Sunday, January 4, 2009

Hope and mystery

These are two concepts that form an interesting juxtaposition. They seem to not belong together, to be part of two different worlds. But I think they do come together in issues of spirituality.
Hope is based on past knowledge, a future anticipation formed on past experience. Hope is not 100% certainty, but it is highly likely.
Mystery is pretty much unknown. The best you can hope for in a mystery is to find a few clues. As everything comes together, and things are resolved, often you still don't know all that has happened.
But both hope and mystery come together in the celebration of our faith.
They come together at Christmas.
They are entwined as we look into the future of a new year.
They are inseparable in every part of our faith.
The first Christmas was the culmination of centuries of hope for the promised Messiah, and the wonder and mystery of angels and stars and dreams and shepherds. Our yearly contemplation of Advent relives both the hope and mystery of Christ's first coming.
As we face the unknown future, whether in the context of a new year, or otherwise, it is a mystery. Yet, we can have incredible hope.
In fact, this mix is the complete and never-ending story for a follower of Christ.
No matter how hard we study, life is still a mystery.
We'd like to say we understand this God we worship, but we never will.
We'd like to discover the 'principles' of following Him, but He still refuses to be systematized.
We'd like to have a handle on the future, to turn prophecy into news headlines, but He continues to make sure our guesses are wrong.
We pride ourselves on 'rightly dividing the Word of truth', but still sometimes miss the forest for the trees.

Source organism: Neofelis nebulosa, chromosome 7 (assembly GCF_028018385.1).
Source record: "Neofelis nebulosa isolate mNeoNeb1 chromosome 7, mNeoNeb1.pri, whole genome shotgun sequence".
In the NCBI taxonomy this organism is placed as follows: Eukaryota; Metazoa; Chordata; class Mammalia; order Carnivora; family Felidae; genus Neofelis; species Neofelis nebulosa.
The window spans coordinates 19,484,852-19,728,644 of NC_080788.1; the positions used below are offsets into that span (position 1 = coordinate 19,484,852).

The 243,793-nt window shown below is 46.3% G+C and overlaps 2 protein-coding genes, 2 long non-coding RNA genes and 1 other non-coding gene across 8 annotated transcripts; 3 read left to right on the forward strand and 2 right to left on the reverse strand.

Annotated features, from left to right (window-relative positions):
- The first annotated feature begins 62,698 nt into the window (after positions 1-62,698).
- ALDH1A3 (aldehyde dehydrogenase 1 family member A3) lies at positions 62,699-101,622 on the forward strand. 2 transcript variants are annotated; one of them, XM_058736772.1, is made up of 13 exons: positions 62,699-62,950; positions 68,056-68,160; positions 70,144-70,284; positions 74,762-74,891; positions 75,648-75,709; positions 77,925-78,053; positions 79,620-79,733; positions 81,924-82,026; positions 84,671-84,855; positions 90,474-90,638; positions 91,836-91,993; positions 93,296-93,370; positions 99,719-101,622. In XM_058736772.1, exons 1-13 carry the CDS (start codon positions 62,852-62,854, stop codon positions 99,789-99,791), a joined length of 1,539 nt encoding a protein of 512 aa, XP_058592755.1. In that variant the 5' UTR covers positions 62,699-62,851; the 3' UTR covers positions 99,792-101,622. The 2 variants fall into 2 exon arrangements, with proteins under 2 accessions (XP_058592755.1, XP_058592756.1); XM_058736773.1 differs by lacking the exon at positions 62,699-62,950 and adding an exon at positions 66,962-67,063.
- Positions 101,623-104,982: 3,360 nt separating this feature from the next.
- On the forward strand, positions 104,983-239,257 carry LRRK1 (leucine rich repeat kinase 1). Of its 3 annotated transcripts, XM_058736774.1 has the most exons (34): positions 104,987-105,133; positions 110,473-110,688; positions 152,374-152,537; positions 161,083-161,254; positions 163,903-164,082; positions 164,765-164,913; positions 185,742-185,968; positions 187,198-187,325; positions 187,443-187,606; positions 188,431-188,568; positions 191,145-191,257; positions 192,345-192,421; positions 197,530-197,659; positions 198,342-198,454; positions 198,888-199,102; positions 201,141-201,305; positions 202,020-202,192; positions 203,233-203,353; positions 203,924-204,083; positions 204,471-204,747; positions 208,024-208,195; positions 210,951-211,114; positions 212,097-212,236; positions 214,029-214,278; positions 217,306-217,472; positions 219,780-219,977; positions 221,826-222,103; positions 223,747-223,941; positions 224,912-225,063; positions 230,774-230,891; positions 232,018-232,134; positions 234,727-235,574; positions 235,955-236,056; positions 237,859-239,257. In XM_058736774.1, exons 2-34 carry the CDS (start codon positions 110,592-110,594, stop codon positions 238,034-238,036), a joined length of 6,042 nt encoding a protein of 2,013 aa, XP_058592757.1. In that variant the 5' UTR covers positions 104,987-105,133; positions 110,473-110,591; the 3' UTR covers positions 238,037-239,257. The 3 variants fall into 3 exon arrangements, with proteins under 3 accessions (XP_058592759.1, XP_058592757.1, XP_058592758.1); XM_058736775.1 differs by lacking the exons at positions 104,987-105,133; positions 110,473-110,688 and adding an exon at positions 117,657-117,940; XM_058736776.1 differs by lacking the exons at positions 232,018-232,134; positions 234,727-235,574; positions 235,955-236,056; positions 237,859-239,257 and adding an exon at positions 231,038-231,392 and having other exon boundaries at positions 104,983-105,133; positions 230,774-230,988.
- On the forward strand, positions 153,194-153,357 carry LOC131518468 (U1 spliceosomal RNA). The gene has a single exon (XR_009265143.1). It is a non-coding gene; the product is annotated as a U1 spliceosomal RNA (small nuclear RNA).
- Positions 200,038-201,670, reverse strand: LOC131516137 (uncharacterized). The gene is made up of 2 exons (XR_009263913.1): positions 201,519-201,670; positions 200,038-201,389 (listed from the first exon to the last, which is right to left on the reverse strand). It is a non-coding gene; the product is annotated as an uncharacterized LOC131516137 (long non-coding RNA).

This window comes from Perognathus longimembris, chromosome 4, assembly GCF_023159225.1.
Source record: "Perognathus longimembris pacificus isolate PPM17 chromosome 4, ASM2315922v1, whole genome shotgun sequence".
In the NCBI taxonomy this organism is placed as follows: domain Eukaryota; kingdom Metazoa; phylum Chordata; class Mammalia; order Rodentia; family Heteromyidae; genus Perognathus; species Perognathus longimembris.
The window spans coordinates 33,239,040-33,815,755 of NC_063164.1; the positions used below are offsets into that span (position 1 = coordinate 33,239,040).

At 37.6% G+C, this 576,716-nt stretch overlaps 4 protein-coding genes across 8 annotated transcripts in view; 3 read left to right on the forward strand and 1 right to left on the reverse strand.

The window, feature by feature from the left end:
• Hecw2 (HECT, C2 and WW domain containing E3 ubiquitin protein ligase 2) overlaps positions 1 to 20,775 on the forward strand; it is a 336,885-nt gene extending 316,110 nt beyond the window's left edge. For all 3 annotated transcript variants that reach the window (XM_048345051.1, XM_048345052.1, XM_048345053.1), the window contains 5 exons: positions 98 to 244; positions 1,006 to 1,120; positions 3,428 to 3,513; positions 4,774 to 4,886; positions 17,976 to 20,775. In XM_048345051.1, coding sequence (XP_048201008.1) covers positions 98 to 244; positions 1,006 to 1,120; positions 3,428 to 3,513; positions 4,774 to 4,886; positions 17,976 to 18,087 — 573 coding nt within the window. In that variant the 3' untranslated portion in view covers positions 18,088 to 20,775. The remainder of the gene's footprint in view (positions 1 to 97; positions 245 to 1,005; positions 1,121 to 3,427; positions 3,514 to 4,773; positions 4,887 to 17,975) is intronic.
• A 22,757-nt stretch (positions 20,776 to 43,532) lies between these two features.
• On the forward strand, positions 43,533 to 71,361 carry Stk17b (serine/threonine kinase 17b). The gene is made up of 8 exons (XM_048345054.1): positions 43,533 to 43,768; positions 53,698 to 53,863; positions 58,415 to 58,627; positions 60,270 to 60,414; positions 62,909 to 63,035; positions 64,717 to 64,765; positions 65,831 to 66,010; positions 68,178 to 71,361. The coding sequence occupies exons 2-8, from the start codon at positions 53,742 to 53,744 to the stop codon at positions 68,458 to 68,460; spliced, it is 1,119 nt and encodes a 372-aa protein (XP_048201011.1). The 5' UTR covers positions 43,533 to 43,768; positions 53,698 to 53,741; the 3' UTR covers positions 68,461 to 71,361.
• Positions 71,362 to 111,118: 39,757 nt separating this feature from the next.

In short, it's still a mystery. We see clues, but fall for some red herrings.
But here's the good news.
We have hope.
Not wishful thinking.
Not just desire.
But hope.
Hope founded on past experience, built on God's faithfulness.
His reputation is unbeatable.
Our hope is well-founded.
We can handle the mystery because of our hope.

1 comment:

Anonymous said...

You put it so well... and the more I don't have a handle of things-control, if you will, the more I see the hope. As life is taken out of my hands (say a teenage daughter dating for the first time; someone thankfully that we love and trust)I am forced again to go back to unbridled faith in God's hand. Hope.

There is mystery, but not the type that you can never get to the bottom of. I see it as the kind that keeps making me come back for another look, another drink. And there is hope with every dive.

Check out the last part of Philippians in The Message. The part where he says to let worries and praise form our prayer. The way he puts it has really gripped me this week.

Sister Dearest


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